Endurance Training at Home: What to Consider

Endurance Training at Home: What to Consider

Some days, we just want to stay at home instead of making the trek across town to the local gym. Or perhaps, crummy weather conditions have put a damper on our plans to go for a jog outside. But that doesn’t mean we can’t get in a good cardio workout!

In this post, we’ll tell you everything you need to know about endurance training at home so you’ll never miss a beat.

First Things First. What’s Endurance Exercise? 

Simply put, endurance training is the act of exercising in a way that increases your body’s ability to withstand activity for long periods of time. In general, this type of popular exercise training refers to any type of physical activity that trains your aerobic energy system as opposed to your anaerobic energy system. 

The Aerobic Energy System

The aerobic energy system is what allows you to sustain exercise for longer than two minutes. It produces far more ATP -- the primary molecule that you derive energy from -- than the other energy systems. However, your body can’t use the aerobic energy system to fuel high-intensity exercise because it can’t produce energy quickly enough.

The Anaerobic Energy System

To sustain high-intensity exercise -- the type that makes you lose control of your breathing -- you must elicit the help of your anaerobic energy systems to fuel the activity at hand. This will provide you with a faster source of ATP, but it comes with a major downside: you can’t rely on anaerobic energy systems for longer than about two minutes. 

In other words, after you’ve sustained high-intensity activity for a couple of minutes, it’s likely you’ll hit a “wall” that prevents you from maintaining that high level of intensity without resting or decreasing the intensity of the activity.

For instance, think about how long you can sprint for. 15 to 30 seconds at max intensity and maybe a minute or so at about 80 percent intensity? After you've reached your limit for high-intensity exercise, you’ll spontaneously decrease your speed (intensity level) or just stop the activity altogether. Your muscles will feel tired and overwhelmed with lactic acid while you struggle to catch your breath.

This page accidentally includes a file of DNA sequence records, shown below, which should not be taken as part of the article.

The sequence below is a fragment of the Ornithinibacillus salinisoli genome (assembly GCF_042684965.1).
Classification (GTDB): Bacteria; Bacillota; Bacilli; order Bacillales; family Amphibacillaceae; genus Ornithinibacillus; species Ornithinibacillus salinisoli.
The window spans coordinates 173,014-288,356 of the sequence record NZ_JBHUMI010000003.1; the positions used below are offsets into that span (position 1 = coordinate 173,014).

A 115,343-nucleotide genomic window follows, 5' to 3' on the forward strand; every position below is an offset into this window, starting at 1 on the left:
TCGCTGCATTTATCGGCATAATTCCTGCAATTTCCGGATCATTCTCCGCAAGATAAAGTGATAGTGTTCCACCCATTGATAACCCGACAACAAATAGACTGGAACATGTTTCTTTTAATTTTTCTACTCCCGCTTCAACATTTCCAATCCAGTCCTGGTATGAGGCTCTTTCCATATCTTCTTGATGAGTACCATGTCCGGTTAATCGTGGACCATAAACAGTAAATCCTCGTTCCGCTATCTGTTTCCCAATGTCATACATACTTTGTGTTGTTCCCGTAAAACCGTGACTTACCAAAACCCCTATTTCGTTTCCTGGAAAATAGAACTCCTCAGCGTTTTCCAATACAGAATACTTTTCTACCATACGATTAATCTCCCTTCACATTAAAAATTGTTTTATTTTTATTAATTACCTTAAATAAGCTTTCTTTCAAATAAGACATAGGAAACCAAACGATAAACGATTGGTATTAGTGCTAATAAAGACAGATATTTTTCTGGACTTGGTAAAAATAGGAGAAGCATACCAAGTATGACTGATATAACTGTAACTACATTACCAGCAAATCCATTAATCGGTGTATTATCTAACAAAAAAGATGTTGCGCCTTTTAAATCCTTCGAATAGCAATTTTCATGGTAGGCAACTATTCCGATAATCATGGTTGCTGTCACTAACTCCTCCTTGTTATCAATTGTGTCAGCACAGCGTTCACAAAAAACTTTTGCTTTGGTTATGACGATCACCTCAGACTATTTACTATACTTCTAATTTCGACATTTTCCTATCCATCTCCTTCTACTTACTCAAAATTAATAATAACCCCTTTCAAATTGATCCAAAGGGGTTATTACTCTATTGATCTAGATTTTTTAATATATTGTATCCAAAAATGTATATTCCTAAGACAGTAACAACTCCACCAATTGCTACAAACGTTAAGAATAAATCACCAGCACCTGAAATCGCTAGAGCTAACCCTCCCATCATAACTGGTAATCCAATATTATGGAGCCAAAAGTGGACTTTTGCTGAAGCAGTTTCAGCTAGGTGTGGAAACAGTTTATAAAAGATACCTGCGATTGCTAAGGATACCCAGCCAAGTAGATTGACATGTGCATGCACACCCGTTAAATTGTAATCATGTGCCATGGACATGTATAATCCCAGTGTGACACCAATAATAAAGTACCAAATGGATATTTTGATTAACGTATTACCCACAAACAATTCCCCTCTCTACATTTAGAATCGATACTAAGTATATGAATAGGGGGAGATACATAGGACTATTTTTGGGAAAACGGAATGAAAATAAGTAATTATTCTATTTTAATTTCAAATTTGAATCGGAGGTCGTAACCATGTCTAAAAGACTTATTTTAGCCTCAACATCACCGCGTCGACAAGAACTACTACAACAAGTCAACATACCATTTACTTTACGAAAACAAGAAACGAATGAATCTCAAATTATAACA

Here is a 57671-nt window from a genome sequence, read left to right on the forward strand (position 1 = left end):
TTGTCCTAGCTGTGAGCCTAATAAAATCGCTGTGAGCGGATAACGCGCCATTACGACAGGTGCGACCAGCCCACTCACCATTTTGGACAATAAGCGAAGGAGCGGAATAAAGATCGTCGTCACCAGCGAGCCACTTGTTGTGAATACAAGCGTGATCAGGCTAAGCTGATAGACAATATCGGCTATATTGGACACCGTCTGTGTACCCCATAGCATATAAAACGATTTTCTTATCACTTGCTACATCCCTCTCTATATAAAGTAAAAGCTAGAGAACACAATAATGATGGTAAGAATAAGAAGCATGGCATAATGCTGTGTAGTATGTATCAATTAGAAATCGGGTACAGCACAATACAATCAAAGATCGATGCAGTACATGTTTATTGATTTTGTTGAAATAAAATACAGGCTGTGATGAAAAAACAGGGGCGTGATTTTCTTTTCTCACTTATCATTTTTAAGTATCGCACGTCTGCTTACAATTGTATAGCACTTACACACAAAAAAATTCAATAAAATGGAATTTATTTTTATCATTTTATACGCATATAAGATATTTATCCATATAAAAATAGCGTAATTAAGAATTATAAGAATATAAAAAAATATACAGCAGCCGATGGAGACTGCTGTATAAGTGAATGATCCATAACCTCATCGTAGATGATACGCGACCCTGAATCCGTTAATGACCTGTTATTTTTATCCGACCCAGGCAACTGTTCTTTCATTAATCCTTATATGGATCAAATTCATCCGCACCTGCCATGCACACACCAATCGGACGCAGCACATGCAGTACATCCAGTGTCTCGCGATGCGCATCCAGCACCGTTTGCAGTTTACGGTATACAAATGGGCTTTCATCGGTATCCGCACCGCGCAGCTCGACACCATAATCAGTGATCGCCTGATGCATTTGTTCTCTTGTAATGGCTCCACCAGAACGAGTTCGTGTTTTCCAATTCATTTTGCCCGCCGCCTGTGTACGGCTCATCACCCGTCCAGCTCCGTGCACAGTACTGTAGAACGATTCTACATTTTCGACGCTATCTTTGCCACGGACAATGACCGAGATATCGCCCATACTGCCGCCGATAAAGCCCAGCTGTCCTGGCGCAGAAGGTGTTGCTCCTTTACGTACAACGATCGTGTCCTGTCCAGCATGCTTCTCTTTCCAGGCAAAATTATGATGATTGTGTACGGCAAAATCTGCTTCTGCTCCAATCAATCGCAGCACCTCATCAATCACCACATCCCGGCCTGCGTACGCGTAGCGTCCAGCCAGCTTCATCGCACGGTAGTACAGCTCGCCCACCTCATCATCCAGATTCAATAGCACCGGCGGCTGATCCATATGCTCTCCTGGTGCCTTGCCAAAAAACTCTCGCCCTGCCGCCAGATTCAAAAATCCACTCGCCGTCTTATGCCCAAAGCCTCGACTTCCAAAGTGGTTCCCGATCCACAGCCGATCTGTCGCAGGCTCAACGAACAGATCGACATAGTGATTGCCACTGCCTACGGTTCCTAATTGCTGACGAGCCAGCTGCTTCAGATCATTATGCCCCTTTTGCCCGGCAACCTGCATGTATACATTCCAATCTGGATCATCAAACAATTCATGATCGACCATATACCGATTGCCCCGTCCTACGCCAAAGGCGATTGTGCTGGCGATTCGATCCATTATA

On the flip side, think about what happens when you go for a brisk stroll around the block. Your breathing and heart rate may increase, and the activity might be a little more challenging at first, but once you find the right pace or get in a good stride, you’ll feel like you can stay at that intensity level for much longer than a measly one to two minutes. 

Both Kinds Of Training Are Useful

In general, any activity that you are able to sustain for longer than roughly two minutes will train the aerobic energy system, which technically makes it a form of endurance training. In contrast, exercises that you can’t maintain at the same intensity for longer than two minutes will predominantly be training the anaerobic energy systems.

You can combine both of these types of training (endurance and anaerobic) into one great workout or keep them separate to get the benefits of both --but this article is all about endurance training, so we’ll circle back to anaerobic training another day. Let’s stay on track and take a quick peek at a few of the best benefits of endurance training. 

Endurance Training Benefits 

Healthier Body

Endurance training creates a stronger, healthier body. The cardiovascular system, muscles, joints, bones, and lungs all learn to adapt to the new task of sustaining a strong pace for hours. 

Clearer Thinking